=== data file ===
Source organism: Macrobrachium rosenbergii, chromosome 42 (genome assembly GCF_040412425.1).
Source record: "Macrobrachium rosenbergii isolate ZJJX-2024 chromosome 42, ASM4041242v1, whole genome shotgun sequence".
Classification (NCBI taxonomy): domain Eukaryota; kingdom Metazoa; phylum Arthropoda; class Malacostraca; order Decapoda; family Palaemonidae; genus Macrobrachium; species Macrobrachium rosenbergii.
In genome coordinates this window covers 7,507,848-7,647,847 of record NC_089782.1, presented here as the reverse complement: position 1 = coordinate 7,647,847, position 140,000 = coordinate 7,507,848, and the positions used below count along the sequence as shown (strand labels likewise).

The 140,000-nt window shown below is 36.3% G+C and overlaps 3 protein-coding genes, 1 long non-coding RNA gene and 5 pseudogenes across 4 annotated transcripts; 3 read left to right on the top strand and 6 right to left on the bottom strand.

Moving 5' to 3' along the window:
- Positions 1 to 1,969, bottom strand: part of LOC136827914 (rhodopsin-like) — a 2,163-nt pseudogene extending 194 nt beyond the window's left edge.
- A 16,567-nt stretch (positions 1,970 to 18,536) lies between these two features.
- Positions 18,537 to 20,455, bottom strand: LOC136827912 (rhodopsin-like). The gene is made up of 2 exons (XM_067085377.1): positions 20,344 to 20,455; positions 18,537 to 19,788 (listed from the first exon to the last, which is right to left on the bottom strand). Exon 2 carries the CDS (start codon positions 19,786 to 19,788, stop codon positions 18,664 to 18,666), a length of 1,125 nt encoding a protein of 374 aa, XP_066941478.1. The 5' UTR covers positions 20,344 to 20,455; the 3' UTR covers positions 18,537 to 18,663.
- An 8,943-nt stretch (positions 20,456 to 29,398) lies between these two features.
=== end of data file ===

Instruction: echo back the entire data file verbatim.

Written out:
Source organism: Macrobrachium rosenbergii, chromosome 42 (genome assembly GCF_040412425.1).
Source record: "Macrobrachium rosenbergii isolate ZJJX-2024 chromosome 42, ASM4041242v1, whole genome shotgun sequence".
Classification (NCBI taxonomy): domain Eukaryota; kingdom Metazoa; phylum Arthropoda; class Malacostraca; order Decapoda; family Palaemonidae; genus Macrobrachium; species Macrobrachium rosenbergii.
In genome coordinates this window covers 7,507,848-7,647,847 of record NC_089782.1, presented here as the reverse complement: position 1 = coordinate 7,647,847, position 140,000 = coordinate 7,507,848, and the positions used below count along the sequence as shown (strand labels likewise).

The 140,000-nt window shown below is 36.3% G+C and overlaps 3 protein-coding genes, 1 long non-coding RNA gene and 5 pseudogenes across 4 annotated transcripts; 3 read left to right on the top strand and 6 right to left on the bottom strand.

Moving 5' to 3' along the window:
- Positions 1 to 1,969, bottom strand: part of LOC136827914 (rhodopsin-like) — a 2,163-nt pseudogene extending 194 nt beyond the window's left edge.
- A 16,567-nt stretch (positions 1,970 to 18,536) lies between these two features.
- Positions 18,537 to 20,455, bottom strand: LOC136827912 (rhodopsin-like). The gene is made up of 2 exons (XM_067085377.1): positions 20,344 to 20,455; positions 18,537 to 19,788 (listed from the first exon to the last, which is right to left on the bottom strand). Exon 2 carries the CDS (start codon positions 19,786 to 19,788, stop codon positions 18,664 to 18,666), a length of 1,125 nt encoding a protein of 374 aa, XP_066941478.1. The 5' UTR covers positions 20,344 to 20,455; the 3' UTR covers positions 18,537 to 18,663.
- An 8,943-nt stretch (positions 20,456 to 29,398) lies between these two features.